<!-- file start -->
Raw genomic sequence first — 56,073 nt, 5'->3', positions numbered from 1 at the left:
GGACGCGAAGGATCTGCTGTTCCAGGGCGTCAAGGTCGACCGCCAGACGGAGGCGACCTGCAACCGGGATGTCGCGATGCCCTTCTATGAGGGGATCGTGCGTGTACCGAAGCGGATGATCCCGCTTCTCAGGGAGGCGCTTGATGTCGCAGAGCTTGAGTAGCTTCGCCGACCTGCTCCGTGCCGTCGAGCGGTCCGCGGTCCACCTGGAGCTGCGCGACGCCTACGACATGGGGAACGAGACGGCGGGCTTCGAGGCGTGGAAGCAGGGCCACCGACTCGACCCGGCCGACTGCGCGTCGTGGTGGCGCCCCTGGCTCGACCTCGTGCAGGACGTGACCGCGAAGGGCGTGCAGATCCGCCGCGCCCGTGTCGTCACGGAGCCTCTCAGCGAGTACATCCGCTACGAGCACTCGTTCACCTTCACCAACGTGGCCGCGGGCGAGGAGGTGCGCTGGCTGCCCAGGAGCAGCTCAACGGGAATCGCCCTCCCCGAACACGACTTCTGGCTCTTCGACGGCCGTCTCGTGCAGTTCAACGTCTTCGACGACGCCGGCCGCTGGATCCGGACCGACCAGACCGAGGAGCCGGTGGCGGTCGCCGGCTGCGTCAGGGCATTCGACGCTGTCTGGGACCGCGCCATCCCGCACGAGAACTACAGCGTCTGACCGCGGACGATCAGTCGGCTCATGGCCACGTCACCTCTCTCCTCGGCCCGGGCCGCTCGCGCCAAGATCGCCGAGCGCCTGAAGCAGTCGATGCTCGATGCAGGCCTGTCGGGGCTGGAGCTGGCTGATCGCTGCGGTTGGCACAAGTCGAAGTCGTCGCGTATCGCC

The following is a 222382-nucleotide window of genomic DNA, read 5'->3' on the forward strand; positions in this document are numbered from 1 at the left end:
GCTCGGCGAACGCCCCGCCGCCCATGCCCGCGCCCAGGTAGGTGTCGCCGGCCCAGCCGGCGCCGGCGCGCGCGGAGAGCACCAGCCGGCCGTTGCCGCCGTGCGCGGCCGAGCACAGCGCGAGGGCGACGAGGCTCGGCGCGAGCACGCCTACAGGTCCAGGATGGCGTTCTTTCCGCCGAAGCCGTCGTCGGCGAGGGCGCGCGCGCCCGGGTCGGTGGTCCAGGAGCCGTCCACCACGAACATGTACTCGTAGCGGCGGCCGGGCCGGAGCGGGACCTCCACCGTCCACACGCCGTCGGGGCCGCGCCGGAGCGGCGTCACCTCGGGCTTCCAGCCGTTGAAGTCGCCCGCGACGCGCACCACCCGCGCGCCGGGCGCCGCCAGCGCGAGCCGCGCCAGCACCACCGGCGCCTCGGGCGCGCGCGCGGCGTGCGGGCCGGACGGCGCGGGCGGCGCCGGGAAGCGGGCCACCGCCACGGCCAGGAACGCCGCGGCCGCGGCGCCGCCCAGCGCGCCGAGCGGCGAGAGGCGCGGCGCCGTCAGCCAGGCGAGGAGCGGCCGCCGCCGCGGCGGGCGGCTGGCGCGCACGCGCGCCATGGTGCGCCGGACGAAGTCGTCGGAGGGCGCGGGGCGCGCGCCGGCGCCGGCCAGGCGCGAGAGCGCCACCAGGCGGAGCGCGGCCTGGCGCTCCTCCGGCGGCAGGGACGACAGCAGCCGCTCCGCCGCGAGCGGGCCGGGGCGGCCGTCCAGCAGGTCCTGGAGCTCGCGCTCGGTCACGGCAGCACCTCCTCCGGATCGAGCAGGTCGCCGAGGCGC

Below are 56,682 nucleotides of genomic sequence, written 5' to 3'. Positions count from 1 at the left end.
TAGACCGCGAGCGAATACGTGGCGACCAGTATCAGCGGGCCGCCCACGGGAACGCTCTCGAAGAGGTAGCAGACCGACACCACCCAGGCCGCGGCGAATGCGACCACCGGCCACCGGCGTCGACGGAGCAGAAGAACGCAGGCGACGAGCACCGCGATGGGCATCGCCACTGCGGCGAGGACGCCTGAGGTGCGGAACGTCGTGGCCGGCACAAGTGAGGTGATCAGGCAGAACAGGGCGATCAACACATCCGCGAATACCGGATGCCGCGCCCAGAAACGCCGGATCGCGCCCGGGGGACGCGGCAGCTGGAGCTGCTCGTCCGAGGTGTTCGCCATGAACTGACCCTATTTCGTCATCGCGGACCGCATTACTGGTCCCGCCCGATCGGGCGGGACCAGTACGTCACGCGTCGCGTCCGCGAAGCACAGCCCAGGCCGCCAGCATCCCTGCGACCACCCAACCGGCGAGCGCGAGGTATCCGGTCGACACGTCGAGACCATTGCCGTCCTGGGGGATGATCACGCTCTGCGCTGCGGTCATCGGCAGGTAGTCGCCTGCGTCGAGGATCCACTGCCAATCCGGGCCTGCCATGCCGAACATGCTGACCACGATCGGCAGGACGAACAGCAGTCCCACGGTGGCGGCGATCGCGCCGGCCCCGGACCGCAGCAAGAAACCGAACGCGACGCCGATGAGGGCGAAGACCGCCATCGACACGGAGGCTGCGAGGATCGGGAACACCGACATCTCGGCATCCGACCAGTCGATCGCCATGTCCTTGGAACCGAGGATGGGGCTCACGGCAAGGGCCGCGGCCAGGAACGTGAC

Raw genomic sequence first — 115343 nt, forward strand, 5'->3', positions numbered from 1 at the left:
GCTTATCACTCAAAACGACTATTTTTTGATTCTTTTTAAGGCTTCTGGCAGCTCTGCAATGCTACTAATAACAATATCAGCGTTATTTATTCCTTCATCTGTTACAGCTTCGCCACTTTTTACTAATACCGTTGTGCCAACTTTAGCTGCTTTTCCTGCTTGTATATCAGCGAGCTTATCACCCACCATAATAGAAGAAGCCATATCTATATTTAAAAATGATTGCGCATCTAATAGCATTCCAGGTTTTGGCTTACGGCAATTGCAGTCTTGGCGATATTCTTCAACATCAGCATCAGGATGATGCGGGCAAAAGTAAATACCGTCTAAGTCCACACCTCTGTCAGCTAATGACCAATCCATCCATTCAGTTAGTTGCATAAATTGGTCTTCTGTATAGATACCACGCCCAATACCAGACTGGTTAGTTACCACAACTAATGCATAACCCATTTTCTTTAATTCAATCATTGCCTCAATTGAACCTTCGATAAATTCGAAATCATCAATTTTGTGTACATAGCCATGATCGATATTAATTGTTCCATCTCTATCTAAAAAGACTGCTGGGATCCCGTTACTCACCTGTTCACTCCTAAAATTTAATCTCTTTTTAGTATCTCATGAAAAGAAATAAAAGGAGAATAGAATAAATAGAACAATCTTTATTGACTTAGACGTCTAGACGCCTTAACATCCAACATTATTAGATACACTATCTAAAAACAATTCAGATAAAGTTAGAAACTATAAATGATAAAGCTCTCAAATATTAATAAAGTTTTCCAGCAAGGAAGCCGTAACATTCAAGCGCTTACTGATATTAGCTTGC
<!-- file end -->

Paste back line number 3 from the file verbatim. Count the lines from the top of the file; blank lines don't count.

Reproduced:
The following is a 222382-nucleotide window of genomic DNA, read 5'->3' on the forward strand; positions in this document are numbered from 1 at the left end: